Let $k \subset \mathbb{F}$. $k, \mathbb{F}$ are fields. Vector space over $\mathbb{F}$ isn't trivial ($V_\mathbb{F} \neq 0$). $\dim_k V < |k|$. Is $\mathbb{F}$ an algebraic extension of $k$?

So I should prove that $\mathbb{F}$ got no transcendent elements over $k$. I don't know where to start.


If $F$ had a transcendental element $x$ then it has these $k$-linearly independent elements: $1/(x-a)$, $a \in k$, so ${\rm dim}_k(V) \geq {\rm dim}_k(F) \geq |k|$, contradicting the assumptions. Thus $F$ must be algebraic over $k$.

  • $\begingroup$ As I understood to prove linearly independency I must prove: Let $n=|k|$. $\alpha_1(x-a_2)(x-a_3)...(x-a_{n}) + ... + \alpha_{n}(x-a_1)...(x-a_{n-1})=0 \iff \alpha_1=...=\alpha_n = 0$. x isn't a root of this polynomial over k. And that's why all alphas must be zero. $\endgroup$ – Khan Mar 13 '17 at 6:20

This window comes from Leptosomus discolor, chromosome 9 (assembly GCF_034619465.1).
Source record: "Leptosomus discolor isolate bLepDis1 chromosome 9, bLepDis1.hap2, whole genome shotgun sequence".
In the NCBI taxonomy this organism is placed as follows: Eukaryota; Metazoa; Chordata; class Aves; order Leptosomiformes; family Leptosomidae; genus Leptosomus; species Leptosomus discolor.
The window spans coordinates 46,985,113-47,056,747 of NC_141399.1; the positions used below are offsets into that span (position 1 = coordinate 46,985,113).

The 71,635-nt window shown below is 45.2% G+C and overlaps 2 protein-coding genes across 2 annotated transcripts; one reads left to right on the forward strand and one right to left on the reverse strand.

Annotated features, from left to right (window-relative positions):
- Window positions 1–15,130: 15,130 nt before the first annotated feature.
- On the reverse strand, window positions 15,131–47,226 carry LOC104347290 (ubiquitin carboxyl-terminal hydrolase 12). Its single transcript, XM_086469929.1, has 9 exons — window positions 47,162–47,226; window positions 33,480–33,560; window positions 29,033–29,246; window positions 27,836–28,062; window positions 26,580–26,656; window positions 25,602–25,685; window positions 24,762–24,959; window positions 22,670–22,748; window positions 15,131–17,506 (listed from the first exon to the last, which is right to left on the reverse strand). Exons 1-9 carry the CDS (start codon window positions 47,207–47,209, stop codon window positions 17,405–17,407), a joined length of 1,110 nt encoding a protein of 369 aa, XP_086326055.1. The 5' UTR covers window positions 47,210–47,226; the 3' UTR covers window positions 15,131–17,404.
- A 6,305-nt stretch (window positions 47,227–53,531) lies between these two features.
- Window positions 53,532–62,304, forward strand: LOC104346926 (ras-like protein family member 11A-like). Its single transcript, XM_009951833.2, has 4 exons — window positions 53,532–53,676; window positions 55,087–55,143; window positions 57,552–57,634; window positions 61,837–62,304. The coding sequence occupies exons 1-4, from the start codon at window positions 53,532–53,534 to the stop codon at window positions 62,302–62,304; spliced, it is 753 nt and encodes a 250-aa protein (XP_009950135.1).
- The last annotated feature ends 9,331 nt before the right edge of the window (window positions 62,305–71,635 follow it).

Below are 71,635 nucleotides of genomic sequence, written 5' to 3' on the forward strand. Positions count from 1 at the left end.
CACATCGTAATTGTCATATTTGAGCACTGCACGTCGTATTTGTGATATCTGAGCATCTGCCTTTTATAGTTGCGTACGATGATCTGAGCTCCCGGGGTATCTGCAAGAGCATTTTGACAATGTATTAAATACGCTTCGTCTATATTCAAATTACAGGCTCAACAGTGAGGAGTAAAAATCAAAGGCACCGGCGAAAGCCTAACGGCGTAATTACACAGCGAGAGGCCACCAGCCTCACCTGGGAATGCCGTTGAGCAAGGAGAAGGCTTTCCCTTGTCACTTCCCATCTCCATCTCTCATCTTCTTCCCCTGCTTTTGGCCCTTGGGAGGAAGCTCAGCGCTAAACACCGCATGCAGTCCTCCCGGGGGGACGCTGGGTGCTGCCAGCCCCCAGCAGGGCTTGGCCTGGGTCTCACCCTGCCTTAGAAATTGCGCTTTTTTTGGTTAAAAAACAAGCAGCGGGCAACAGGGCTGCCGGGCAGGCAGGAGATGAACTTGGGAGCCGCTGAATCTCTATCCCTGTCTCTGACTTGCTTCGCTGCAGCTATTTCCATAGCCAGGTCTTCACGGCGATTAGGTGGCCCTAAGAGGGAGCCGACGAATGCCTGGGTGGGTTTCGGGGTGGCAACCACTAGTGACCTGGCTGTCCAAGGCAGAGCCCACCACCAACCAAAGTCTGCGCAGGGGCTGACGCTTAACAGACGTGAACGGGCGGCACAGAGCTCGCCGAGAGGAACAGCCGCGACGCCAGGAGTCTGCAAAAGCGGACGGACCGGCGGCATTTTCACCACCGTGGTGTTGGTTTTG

• $\begingroup$ That would be equivalent, but it's not necessary to clear the denominators of the functions $1/(x-a)$. A rational function with a pole at say $x=a_1$ can not possibly be a linear combination of rational functions that don't have a pole at $x=a_1$. Hence the functions $1/(x-a)$ (for all $a \in k$) are $k$-linearly independent. Another comment: the cardinality $|k|$ need not be finite, the same argument still works. $\endgroup$ – Mark Mar 13 '17 at 14:23

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